We caught up for a skype date with our Olympic hopeful Nick Dempsey, who tells us all about the forthcoming RS:X Worlds, the Olympics, why kitesurfing should never replace windsurfing and more…
The pinnacle of his career came in 2009 when he won the RS:X World Championships. With many regatta wins under his belt in both the RS:X and the older Mistral One Design class, including Olympic bronze at Athens 2004, he has been the hottest Brit on the scene for over a decade. With every effort set on peaking at the Olympics this summer and his aims to pull off a good result at the upcoming RS:X Worlds, we catch up with Dempsey on what could well be the year of his life.
A DATE WITH DEMPSEY
BOARDS: Hi Nick, firstly, congratulations for the birth of your second son.
ND: Thank you
BOARDS: So what’s the secret, how do you manage to combine your Olympic campaign with raising a young family and has it affected any of your training plans in the run up to the event?
ND: Well if I’m honest, I’m pretty selfish when it comes to my Olympic Campaign. However, I’m very lucky to have such an understanding wife who can see how ruthless and dedicated I have to be. This allows me to really focus on my windsurfing career and as a result this means the family might have to come second at times.
BOARDS: You mentioned to me, just before we started that you took a week out last week for the birth of your son.
ND: Yeh, actually it wasn’t exactly a week out, more just a week away from training in Cadiz. I was still sailing back in Weymouth and only really had one full day off the day my son was born.
BOARDS: Ok for our readers that don’t know, can you tell them your best rankings in previous years and where you are currently placed before we enter the RS:X Worlds, or does it go beyond just numbers?
ND: Yeh, the World rankings are pretty irrelevant, mainly because no one really does all the events. It only ever really matters when all the competitors can make all the events, so yes obviously it’s good if you are ranked number 1 in the World but the events that really matter are the World Championships and the Olympics. On top of that, for me, we decided that the only thing that really matters is performing at home in Weymouth at the Olympic venue. I would always peak for the Sail for Gold regatta or the Olympic test event. So last year I won the Sail for Gold regatta and was second at the Olympic test event. We had a bit of an experimental thing going on at the Worlds, towards the end of last year, in Perth.
BOARDS: So it’s all very much focused towards the 2012 Olympics in Weymouth and making sure you peak at the right times?
ND: Yeh it’s all very much focused towards that, making sure I peak whenever I’m at home in Weymouth is the number one priority, it’s all very well getting results at all the other events, such as Perth, Hyeres, etc.. but when it comes down to it, Weymouth is THE goal.
BOARDS: Talking about the Perth Worlds back in December, why do you think you didn’t do so well there and were you worried about Elliot Carney snapping at your heels?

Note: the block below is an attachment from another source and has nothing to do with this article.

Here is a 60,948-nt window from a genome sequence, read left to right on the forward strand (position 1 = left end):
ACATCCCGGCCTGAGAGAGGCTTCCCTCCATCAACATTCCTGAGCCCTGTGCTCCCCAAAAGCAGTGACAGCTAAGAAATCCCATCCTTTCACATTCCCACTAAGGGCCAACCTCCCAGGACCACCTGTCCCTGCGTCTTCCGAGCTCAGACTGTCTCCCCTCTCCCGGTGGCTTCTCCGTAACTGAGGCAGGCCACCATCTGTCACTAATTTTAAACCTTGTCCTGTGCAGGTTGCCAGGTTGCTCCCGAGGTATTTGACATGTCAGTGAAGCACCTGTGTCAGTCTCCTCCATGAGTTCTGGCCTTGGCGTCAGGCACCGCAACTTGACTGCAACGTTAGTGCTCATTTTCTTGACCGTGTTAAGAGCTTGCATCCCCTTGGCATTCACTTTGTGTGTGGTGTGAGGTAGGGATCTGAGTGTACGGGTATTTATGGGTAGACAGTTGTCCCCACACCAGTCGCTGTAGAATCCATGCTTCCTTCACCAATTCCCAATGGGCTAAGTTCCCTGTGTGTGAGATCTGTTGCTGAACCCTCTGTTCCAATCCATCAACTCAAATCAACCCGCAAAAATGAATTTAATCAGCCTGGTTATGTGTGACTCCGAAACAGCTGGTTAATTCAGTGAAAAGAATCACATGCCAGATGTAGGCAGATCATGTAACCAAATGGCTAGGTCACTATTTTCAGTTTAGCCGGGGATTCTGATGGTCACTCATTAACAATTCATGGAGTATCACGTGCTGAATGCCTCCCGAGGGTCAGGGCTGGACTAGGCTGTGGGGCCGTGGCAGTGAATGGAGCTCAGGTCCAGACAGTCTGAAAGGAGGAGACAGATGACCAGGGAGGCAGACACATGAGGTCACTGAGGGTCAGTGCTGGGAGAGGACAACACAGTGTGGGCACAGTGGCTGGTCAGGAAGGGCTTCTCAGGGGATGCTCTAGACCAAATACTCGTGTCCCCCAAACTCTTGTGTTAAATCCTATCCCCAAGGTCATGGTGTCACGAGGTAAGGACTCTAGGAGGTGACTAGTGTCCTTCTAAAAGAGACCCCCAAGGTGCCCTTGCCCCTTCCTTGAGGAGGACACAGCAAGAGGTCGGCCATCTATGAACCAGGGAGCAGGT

ND: Well we didn’t really train for the event in the right way, we did a lot of strength training, some endurance but it was more about the equipment. I really wanted to test the standard RS:X equipment straight from the box as this is what you get given for the Olympics. So I turned up 2 weeks before the event, took it straight out the box and funny enough it was pretty damn slow in comparison to everyone’s finely tuned gear. They were all there, in Perth, ready to qualify for the Olympics on the gear that they had been training on for months. What I had was so dog slow you wouldn’t even believe it.
BOARDS: So what’s the difference between what comes out the box and your equipment?
ND: No it’s all the same standardised RS:X equipment, but it’s not the same. What I mean is that my best board is one of eight boards that I’ve bought over the years. My best mast is one of eight masts that I’ve tested over the years and my best sail is one of five/six/seven/eight that I’ve bought at the start of the year. You test and test and test and test and eventually come out with the right kit that is all beautifully balanced, pulling in the right place and generally pretty quick. Whereas you turn up and pull something out the box and generally it’s pretty slow. And that’s exactly what happened in Perth.
In the end it goes to show that it’s pretty important to test it, as you turn up at the Olympic Games, get given your kit straight from the box, you go out and test it, realise it’s slow and, you know, you have to sort of deal with it. I wanted to sort of practice that in a semi-pressured environment. Where you can’t just say ‘this kits rubbish, I’m not going to sail, I’m just going to go home’, it’s still the World Championships and you still have to do as well as you can. So it was all about being put under that pressure and practicing on unfamiliar gear before the Olympics.
BOARDS: So just to make it clear, you get given all your kit for the Olympics and you can’t use any of your own that you have been testing?
ND: That’s right. It was the same in China at the 2008 Olympics, but it didn’t really make any difference as we knew there wasn’t going to be any wind. However, at Weymouth it could be quite windy so it suddenly becomes a lot more important.
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